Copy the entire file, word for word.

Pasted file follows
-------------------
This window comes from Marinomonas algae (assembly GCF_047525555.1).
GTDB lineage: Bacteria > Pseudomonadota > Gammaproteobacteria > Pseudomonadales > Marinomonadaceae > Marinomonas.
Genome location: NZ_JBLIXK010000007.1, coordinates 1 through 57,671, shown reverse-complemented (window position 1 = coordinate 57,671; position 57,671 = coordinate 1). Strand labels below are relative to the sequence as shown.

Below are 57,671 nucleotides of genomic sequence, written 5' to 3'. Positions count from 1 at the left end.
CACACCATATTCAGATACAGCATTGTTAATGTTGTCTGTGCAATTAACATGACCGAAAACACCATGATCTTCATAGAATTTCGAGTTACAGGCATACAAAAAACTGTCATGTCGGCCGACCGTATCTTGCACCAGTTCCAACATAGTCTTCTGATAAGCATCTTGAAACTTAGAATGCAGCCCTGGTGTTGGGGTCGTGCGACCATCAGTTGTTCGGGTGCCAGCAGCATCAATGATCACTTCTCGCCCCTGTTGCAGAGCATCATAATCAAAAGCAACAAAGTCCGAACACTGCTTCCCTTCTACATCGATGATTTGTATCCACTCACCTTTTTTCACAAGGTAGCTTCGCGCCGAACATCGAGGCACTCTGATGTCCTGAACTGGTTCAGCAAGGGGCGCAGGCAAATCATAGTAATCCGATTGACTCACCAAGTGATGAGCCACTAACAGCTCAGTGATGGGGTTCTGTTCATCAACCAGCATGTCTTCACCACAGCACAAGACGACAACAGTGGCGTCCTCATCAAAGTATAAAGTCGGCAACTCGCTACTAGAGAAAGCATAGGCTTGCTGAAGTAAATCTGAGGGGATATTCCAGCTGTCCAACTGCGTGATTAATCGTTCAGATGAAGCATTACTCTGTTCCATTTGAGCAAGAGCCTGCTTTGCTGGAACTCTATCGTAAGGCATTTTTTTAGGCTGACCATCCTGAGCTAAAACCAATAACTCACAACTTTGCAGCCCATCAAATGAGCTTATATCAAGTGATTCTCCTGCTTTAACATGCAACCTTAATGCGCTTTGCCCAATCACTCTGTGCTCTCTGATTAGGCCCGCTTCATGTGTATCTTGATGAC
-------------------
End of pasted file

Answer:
This window comes from Marinomonas algae (assembly GCF_047525555.1).
GTDB lineage: Bacteria > Pseudomonadota > Gammaproteobacteria > Pseudomonadales > Marinomonadaceae > Marinomonas.
Genome location: NZ_JBLIXK010000007.1, coordinates 1 through 57,671, shown reverse-complemented (window position 1 = coordinate 57,671; position 57,671 = coordinate 1). Strand labels below are relative to the sequence as shown.

Below are 57,671 nucleotides of genomic sequence, written 5' to 3'. Positions count from 1 at the left end.
CACACCATATTCAGATACAGCATTGTTAATGTTGTCTGTGCAATTAACATGACCGAAAACACCATGATCTTCATAGAATTTCGAGTTACAGGCATACAAAAAACTGTCATGTCGGCCGACCGTATCTTGCACCAGTTCCAACATAGTCTTCTGATAAGCATCTTGAAACTTAGAATGCAGCCCTGGTGTTGGGGTCGTGCGACCATCAGTTGTTCGGGTGCCAGCAGCATCAATGATCACTTCTCGCCCCTGTTGCAGAGCATCATAATCAAAAGCAACAAAGTCCGAACACTGCTTCCCTTCTACATCGATGATTTGTATCCACTCACCTTTTTTCACAAGGTAGCTTCGCGCCGAACATCGAGGCACTCTGATGTCCTGAACTGGTTCAGCAAGGGGCGCAGGCAAATCATAGTAATCCGATTGACTCACCAAGTGATGAGCCACTAACAGCTCAGTGATGGGGTTCTGTTCATCAACCAGCATGTCTTCACCACAGCACAAGACGACAACAGTGGCGTCCTCATCAAAGTATAAAGTCGGCAACTCGCTACTAGAGAAAGCATAGGCTTGCTGAAGTAAATCTGAGGGGATATTCCAGCTGTCCAACTGCGTGATTAATCGTTCAGATGAAGCATTACTCTGTTCCATTTGAGCAAGAGCCTGCTTTGCTGGAACTCTATCGTAAGGCATTTTTTTAGGCTGACCATCCTGAGCTAAAACCAATAACTCACAACTTTGCAGCCCATCAAATGAGCTTATATCAAGTGATTCTCCTGCTTTAACATGCAACCTTAATGCGCTTTGCCCAATCACTCTGTGCTCTCTGATTAGGCCCGCTTCATGTGTATCTTGATGAC